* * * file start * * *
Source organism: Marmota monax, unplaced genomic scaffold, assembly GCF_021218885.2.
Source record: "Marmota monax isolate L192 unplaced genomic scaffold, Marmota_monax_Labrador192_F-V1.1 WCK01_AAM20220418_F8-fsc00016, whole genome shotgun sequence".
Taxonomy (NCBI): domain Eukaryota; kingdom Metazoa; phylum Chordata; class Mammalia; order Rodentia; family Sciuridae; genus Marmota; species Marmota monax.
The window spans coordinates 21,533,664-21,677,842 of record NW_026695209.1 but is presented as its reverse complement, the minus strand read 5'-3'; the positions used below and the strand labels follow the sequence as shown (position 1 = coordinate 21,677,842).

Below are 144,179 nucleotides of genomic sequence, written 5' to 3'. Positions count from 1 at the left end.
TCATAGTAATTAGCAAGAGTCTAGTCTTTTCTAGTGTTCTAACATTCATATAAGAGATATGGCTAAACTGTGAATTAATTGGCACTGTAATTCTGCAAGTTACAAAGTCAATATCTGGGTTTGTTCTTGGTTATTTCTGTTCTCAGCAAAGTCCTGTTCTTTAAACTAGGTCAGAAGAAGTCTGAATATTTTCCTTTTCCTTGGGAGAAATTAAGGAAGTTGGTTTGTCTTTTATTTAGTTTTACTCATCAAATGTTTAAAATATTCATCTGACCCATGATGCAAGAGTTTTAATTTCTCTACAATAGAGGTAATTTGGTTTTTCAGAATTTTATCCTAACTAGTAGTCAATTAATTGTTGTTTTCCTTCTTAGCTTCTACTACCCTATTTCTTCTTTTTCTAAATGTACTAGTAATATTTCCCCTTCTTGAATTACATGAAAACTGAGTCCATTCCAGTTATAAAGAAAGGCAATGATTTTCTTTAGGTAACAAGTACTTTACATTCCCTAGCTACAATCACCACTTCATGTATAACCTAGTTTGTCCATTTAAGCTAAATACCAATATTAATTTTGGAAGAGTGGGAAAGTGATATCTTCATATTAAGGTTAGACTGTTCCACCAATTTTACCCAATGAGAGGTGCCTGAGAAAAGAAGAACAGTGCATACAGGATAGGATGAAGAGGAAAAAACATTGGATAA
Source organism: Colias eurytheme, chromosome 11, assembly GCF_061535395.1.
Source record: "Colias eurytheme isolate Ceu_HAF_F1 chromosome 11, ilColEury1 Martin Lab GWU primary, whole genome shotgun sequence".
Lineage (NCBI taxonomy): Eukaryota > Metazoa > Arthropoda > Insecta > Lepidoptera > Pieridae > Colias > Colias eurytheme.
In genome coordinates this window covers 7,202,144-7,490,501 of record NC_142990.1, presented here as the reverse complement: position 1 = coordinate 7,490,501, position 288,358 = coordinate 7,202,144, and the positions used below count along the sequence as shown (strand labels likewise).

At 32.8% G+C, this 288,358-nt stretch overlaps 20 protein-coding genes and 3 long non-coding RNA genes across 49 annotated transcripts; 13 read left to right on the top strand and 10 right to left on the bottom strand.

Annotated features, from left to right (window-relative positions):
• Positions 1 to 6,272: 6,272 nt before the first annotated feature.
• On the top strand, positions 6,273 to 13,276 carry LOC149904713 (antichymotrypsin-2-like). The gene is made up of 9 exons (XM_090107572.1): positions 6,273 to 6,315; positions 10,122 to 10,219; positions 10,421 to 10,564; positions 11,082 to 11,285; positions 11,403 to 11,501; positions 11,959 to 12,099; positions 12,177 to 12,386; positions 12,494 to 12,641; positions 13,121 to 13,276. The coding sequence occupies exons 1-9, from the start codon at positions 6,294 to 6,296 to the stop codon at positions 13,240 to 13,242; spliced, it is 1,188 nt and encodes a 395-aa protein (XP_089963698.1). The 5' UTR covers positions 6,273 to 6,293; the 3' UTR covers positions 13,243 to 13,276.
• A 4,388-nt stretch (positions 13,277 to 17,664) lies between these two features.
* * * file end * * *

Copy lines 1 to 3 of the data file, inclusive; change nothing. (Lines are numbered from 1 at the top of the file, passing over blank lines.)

Source organism: Marmota monax, unplaced genomic scaffold, assembly GCF_021218885.2.
Source record: "Marmota monax isolate L192 unplaced genomic scaffold, Marmota_monax_Labrador192_F-V1.1 WCK01_AAM20220418_F8-fsc00016, whole genome shotgun sequence".
Taxonomy (NCBI): domain Eukaryota; kingdom Metazoa; phylum Chordata; class Mammalia; order Rodentia; family Sciuridae; genus Marmota; species Marmota monax.